-Author name in bold denotes the presenting author
-Asterisk * with author name denotes a Non-ASH member
Clinically Relevant Abstract denotes an abstract that is clinically relevant.

PhD Trainee denotes that this is a recommended PHD Trainee Session.

Ticketed Session denotes that this is a ticketed session.

4266 Myelomonocytic/Monocytic Subtypes Are More Resistant to Venetoclax-Based Therapy in Acute Myeloid Leukemia Patients: A Monocentric, Real-Life Retrospective Study

Program: Oral and Poster Abstracts
Session: 615. Acute Myeloid Leukemias: Commercially Available Therapies, Excluding Transplantation and Cellular Immunotherapies: Poster III
Hematology Disease Topics & Pathways:
Non-Biological therapies, Chemotherapy, Therapies
Monday, December 11, 2023, 6:00 PM-8:00 PM

Lei Zhao, MD1*, Jinjun Yang, MD2*, Yu Wu, MD2 and Xinrong Xiang, MD3*

1Department of Hematology and Hematology Research Laboratory, West China Hospital,Sichuan Universtiy, ???, China
2Department of Hematology and Hematology Research Laboratory, West China Hospital,Sichuan Universtiy, Chengdu, China
3Department of Hematology and Hematology Research Laboratory, West China Hospital, Sichuan Universtiy, Chengdu, China


Venetoclax(VEN)-based regimens have seen broad adoption in newly diagnosed patients with acute myeloid leukemia (AML) who are not candidates for intensive induction chemotherapy. Nonetheless, a sizable proportion of AML patients do not respond. Finding biomarkers that can predict treatment results is crucial. FAB (French, American, British) classification system provides a well-described and clinically associated means to segregate AML patients by virtue of myeloid differentiation status. Whether FAB classification can be used as a predictor marker for VE-based therapy is controversial. In the Chinese population of patients with AML, we conducted this single center retrospective study to examine the predictive value of monocytic and myelomonocytic differentiation on the response to VEN-based treatment.


The clinical features, treatment information, and clinical outcomes of AML patients who received at least one dose of VEN treatment at West China Hospital for more than seven days between January 1, 2019, and September 8, 2022 were retrospectively examined in this study. We classified the patients into two groups based on the FAB classification system: the primitive group (includes M0/M1/M2, abbreviated as PRI) and the myelomonocytic/monocytic group (includes M4/M5, abbreviated as M/M). AML response to VEN therapy was determined by the 2017 European Leukemia Net response criteria after one cycle of VEN treatment. The overall response rate (ORR) was defined as the combination of CR, CRi, PR. From the first day of VEN use until the patient dies or the end of follow-up, the overall survival (OS) time is calculated. Logistic regression and COX regression were used to examine the variables that influence ORR and survival. All statistical tests were two-sided, and p-values of 0.05 or lower were considered significant. All statistical analyses were performed using RStudio 4.2.2.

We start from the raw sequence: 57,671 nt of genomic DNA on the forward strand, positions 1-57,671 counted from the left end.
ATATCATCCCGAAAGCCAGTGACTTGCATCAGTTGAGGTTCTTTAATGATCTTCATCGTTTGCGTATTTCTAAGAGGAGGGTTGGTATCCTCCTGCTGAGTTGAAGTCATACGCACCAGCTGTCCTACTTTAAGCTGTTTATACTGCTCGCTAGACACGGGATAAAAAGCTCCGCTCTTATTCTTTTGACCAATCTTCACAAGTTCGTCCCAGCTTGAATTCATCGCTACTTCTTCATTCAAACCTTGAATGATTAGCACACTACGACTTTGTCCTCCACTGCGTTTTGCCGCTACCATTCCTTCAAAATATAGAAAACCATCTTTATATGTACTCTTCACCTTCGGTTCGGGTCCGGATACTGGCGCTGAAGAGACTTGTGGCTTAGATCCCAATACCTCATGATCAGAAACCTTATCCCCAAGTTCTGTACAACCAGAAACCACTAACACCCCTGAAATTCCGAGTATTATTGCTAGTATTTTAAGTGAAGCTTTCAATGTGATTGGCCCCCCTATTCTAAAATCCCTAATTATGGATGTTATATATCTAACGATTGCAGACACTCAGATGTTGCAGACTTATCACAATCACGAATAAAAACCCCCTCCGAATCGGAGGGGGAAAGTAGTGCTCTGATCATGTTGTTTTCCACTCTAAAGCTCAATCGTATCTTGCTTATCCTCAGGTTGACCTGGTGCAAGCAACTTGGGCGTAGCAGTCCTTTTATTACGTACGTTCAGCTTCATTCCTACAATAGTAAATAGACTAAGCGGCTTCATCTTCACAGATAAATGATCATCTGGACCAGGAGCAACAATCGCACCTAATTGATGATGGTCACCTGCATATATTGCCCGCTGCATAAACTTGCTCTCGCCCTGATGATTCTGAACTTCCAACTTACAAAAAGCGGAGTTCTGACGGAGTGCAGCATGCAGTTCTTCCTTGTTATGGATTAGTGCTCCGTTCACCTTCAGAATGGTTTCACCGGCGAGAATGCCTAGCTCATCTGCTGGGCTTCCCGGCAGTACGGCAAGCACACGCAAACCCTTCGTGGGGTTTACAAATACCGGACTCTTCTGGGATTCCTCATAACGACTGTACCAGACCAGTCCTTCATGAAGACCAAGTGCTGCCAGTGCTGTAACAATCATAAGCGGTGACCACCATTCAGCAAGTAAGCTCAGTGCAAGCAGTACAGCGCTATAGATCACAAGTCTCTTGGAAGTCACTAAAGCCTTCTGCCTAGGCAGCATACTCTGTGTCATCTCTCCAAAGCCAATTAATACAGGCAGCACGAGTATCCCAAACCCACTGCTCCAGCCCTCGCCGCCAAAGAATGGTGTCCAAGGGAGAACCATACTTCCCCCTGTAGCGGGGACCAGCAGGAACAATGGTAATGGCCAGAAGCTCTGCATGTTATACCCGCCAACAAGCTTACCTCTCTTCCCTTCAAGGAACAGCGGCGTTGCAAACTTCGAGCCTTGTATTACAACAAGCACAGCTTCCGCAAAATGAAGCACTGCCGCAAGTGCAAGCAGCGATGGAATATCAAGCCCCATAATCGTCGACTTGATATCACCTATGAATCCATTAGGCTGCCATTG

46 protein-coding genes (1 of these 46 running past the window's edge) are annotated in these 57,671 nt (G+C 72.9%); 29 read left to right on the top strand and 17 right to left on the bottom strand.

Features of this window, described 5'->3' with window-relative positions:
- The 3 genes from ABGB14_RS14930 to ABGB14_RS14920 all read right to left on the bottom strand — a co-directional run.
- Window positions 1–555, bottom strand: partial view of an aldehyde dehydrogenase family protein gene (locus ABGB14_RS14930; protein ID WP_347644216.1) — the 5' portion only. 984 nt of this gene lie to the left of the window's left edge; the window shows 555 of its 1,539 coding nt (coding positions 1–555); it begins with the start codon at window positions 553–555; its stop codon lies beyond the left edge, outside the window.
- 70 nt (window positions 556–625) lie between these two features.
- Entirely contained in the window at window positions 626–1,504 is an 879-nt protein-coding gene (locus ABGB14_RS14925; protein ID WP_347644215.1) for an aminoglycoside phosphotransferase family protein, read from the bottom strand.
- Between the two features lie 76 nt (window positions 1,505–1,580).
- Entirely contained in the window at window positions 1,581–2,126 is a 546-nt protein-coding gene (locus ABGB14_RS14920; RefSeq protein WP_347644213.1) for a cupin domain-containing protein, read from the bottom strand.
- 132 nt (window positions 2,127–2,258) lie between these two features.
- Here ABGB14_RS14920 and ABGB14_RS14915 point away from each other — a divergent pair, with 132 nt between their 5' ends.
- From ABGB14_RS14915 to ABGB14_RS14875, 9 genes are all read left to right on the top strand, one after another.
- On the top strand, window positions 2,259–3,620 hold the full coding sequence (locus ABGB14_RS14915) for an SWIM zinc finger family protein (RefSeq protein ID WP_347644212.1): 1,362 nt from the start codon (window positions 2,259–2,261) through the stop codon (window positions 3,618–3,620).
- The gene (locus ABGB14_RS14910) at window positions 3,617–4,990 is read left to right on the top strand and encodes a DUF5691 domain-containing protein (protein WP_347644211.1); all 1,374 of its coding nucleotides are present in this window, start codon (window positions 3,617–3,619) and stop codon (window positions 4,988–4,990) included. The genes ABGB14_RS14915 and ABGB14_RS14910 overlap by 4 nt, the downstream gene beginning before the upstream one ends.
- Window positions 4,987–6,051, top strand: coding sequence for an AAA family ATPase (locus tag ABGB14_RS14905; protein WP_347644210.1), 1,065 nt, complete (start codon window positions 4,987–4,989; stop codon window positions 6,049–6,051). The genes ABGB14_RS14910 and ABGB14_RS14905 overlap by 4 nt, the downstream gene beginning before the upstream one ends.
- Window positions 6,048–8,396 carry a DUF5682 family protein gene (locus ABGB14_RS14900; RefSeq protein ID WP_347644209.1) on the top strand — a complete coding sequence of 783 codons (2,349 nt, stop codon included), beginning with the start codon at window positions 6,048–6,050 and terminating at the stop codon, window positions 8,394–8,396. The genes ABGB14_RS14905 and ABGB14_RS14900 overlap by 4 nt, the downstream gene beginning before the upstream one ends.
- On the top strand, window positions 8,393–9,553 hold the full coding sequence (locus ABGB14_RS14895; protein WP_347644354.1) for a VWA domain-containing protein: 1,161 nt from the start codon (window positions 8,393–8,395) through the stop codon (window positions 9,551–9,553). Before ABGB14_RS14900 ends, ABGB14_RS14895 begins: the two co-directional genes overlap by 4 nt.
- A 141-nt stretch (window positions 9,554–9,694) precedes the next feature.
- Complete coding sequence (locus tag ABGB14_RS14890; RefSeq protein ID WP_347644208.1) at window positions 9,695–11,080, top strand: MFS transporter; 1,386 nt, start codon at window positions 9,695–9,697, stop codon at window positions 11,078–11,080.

There were 267 patients in all, with 162 newly diagnosed (M/M n=69; PRI n=93) and 85 relapsed/refractory (M/M n=44; PRI n=41). The ORR for M/M is 63.77%, while that for PRI is 84.95% among newly diagnosed patients (p=0.018). The ORR for M/M is 40.91% and PRI is 68.29% among relapsed/refractory patients (p=0.0114, Figure1). In addition, we identified (i) FAB classification M/M subtypes, (ii) previously diagnosed MDS/MPN, (iii) IDH1/IDH2 mutations, (iv) relapsed/refractory event, (v) transfusion requirement, and (vi) TP53 mutation as significant factors predicting the response of all patients using univariate logistic regression analysis. M/M subtypes and MDS/MPN also trended toward independent predictors in the multivariate analysis. We identified (i) FAB Classification M/M subtype, (ii) adverse risk AMLs according to the 2022 ELN classification, (iii) CEBPA mutation, and (iv) TP53 mutation as significant factors predicting the risk of all patients using univariate COX regression analysis. M/M subtype and TP53 also trended toward independent predictors in the multivariate analysis (Table1). OS was significantly longer in the PRI than in the M/M(median OS: 621 days vs 266 days, hazard ratio 0.56, 95% CI: 0.39-0.80, p=0.0011). We compared the overall survival of various illness conditions; OS still was significantly longer in the PRI group than in the M/M group among newly diagnosed patients (median OS: newly diagnosed: 1124 days vs 295 days, HR: 0.47, 95% CI: 0.24-0.83, p=0.0017; refractory/relapsed: 204 days vs 266 days, HR 0.68: 95% CI: 0.45-1.97, p=0.72).


Our research demonstrates that the response to VEN may differ depending on how advanced the AML is, with PRI patients being more sensitive and M/M patients being more resistant, particularly in newly diagnosed individuals. Previous research has discovered that AML cells with Monocyte/erythroid/Megakaryocyte differentiation are less sensitive to BCL-2 inhibition in vitro, indicating that the differentiation stage of AML may affect its sensitivity to BCL-2 family inhibitors. This is likely due to an increase in MCL1 family expression and a decrease in BCL2 family expression during cell differentiation. In conclusion, M/M subtype may be able to predict VENs resistance and the worse prognosis for patients treated with VEN-based regimens.

Legends to figures

Figure 1: Differences in ORR and NR (no response) between M/M and PRI in newly diagnosed and relapsed/refractory patients

Table1: Regression analysis results

Disclosures: No relevant conflicts of interest to declare.

*signifies non-member of ASH